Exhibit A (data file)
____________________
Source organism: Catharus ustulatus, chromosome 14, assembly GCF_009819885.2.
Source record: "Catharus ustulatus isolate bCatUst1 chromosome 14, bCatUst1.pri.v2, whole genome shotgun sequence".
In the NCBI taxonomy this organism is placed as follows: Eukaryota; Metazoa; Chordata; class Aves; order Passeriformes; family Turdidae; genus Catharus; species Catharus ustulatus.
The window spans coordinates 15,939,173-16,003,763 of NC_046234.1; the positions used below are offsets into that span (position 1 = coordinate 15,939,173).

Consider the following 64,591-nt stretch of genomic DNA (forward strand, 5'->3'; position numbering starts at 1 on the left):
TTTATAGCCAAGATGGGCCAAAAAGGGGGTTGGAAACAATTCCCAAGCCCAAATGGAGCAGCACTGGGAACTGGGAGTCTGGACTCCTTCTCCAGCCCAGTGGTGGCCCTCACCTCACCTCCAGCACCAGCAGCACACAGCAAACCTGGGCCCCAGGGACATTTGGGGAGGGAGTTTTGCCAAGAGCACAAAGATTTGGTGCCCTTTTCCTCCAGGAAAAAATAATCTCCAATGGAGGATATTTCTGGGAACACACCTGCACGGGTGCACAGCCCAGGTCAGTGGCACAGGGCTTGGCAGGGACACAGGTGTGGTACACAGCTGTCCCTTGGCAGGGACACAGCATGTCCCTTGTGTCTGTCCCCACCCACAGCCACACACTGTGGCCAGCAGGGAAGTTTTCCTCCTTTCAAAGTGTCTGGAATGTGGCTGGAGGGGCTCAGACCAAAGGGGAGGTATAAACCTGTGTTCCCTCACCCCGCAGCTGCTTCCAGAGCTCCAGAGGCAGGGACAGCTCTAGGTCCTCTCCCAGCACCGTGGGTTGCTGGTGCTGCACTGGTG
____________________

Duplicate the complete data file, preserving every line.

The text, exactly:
Source organism: Catharus ustulatus, chromosome 14, assembly GCF_009819885.2.
Source record: "Catharus ustulatus isolate bCatUst1 chromosome 14, bCatUst1.pri.v2, whole genome shotgun sequence".
In the NCBI taxonomy this organism is placed as follows: Eukaryota; Metazoa; Chordata; class Aves; order Passeriformes; family Turdidae; genus Catharus; species Catharus ustulatus.
The window spans coordinates 15,939,173-16,003,763 of NC_046234.1; the positions used below are offsets into that span (position 1 = coordinate 15,939,173).

Consider the following 64,591-nt stretch of genomic DNA (forward strand, 5'->3'; position numbering starts at 1 on the left):
TTTATAGCCAAGATGGGCCAAAAAGGGGGTTGGAAACAATTCCCAAGCCCAAATGGAGCAGCACTGGGAACTGGGAGTCTGGACTCCTTCTCCAGCCCAGTGGTGGCCCTCACCTCACCTCCAGCACCAGCAGCACACAGCAAACCTGGGCCCCAGGGACATTTGGGGAGGGAGTTTTGCCAAGAGCACAAAGATTTGGTGCCCTTTTCCTCCAGGAAAAAATAATCTCCAATGGAGGATATTTCTGGGAACACACCTGCACGGGTGCACAGCCCAGGTCAGTGGCACAGGGCTTGGCAGGGACACAGGTGTGGTACACAGCTGTCCCTTGGCAGGGACACAGCATGTCCCTTGTGTCTGTCCCCACCCACAGCCACACACTGTGGCCAGCAGGGAAGTTTTCCTCCTTTCAAAGTGTCTGGAATGTGGCTGGAGGGGCTCAGACCAAAGGGGAGGTATAAACCTGTGTTCCCTCACCCCGCAGCTGCTTCCAGAGCTCCAGAGGCAGGGACAGCTCTAGGTCCTCTCCCAGCACCGTGGGTTGCTGGTGCTGCACTGGTG